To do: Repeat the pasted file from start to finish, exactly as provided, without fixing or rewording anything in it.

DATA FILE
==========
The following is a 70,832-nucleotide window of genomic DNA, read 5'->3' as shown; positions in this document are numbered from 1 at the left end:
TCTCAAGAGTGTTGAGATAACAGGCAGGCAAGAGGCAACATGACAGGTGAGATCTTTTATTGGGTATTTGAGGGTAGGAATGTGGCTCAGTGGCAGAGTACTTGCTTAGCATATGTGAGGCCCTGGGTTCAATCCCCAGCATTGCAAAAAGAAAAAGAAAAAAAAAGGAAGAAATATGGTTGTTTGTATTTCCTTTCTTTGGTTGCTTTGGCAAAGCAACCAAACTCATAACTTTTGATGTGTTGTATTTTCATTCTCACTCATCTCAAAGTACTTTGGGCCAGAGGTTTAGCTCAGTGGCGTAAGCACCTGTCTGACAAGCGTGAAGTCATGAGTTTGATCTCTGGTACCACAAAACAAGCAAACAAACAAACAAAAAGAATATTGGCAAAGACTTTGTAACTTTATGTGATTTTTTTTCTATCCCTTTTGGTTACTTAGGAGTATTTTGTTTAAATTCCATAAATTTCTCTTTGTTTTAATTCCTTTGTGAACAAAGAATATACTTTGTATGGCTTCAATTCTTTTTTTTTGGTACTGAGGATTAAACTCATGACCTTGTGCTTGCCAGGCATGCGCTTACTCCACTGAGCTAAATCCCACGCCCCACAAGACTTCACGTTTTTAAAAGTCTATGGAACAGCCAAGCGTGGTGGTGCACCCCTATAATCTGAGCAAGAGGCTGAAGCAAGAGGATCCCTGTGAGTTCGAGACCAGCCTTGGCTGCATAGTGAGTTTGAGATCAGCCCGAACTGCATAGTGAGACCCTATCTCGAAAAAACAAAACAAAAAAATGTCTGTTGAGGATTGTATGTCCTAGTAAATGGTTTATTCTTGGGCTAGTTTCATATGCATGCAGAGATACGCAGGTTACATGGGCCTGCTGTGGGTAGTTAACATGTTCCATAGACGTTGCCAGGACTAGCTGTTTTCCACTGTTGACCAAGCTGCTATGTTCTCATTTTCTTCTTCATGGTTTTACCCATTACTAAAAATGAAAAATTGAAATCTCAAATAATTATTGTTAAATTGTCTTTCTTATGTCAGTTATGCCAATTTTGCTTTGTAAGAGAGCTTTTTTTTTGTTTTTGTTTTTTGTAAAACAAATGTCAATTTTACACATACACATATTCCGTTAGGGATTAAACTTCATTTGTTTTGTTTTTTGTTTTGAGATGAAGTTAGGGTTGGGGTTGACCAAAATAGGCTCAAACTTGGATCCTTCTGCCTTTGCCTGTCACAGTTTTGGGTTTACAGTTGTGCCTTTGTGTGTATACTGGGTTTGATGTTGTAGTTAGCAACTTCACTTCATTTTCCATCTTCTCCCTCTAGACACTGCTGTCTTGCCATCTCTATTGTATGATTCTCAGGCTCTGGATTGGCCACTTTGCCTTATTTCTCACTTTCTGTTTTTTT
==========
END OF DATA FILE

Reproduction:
The following is a 70,832-nucleotide window of genomic DNA, read 5'->3' as shown; positions in this document are numbered from 1 at the left end:
TCTCAAGAGTGTTGAGATAACAGGCAGGCAAGAGGCAACATGACAGGTGAGATCTTTTATTGGGTATTTGAGGGTAGGAATGTGGCTCAGTGGCAGAGTACTTGCTTAGCATATGTGAGGCCCTGGGTTCAATCCCCAGCATTGCAAAAAGAAAAAGAAAAAAAAAGGAAGAAATATGGTTGTTTGTATTTCCTTTCTTTGGTTGCTTTGGCAAAGCAACCAAACTCATAACTTTTGATGTGTTGTATTTTCATTCTCACTCATCTCAAAGTACTTTGGGCCAGAGGTTTAGCTCAGTGGCGTAAGCACCTGTCTGACAAGCGTGAAGTCATGAGTTTGATCTCTGGTACCACAAAACAAGCAAACAAACAAACAAAAAGAATATTGGCAAAGACTTTGTAACTTTATGTGATTTTTTTTCTATCCCTTTTGGTTACTTAGGAGTATTTTGTTTAAATTCCATAAATTTCTCTTTGTTTTAATTCCTTTGTGAACAAAGAATATACTTTGTATGGCTTCAATTCTTTTTTTTTGGTACTGAGGATTAAACTCATGACCTTGTGCTTGCCAGGCATGCGCTTACTCCACTGAGCTAAATCCCACGCCCCACAAGACTTCACGTTTTTAAAAGTCTATGGAACAGCCAAGCGTGGTGGTGCACCCCTATAATCTGAGCAAGAGGCTGAAGCAAGAGGATCCCTGTGAGTTCGAGACCAGCCTTGGCTGCATAGTGAGTTTGAGATCAGCCCGAACTGCATAGTGAGACCCTATCTCGAAAAAACAAAACAAAAAAATGTCTGTTGAGGATTGTATGTCCTAGTAAATGGTTTATTCTTGGGCTAGTTTCATATGCATGCAGAGATACGCAGGTTACATGGGCCTGCTGTGGGTAGTTAACATGTTCCATAGACGTTGCCAGGACTAGCTGTTTTCCACTGTTGACCAAGCTGCTATGTTCTCATTTTCTTCTTCATGGTTTTACCCATTACTAAAAATGAAAAATTGAAATCTCAAATAATTATTGTTAAATTGTCTTTCTTATGTCAGTTATGCCAATTTTGCTTTGTAAGAGAGCTTTTTTTTTGTTTTTGTTTTTTGTAAAACAAATGTCAATTTTACACATACACATATTCCGTTAGGGATTAAACTTCATTTGTTTTGTTTTTTGTTTTGAGATGAAGTTAGGGTTGGGGTTGACCAAAATAGGCTCAAACTTGGATCCTTCTGCCTTTGCCTGTCACAGTTTTGGGTTTACAGTTGTGCCTTTGTGTGTATACTGGGTTTGATGTTGTAGTTAGCAACTTCACTTCATTTTCCATCTTCTCCCTCTAGACACTGCTGTCTTGCCATCTCTATTGTATGATTCTCAGGCTCTGGATTGGCCACTTTGCCTTATTTCTCACTTTCTGTTTTTTT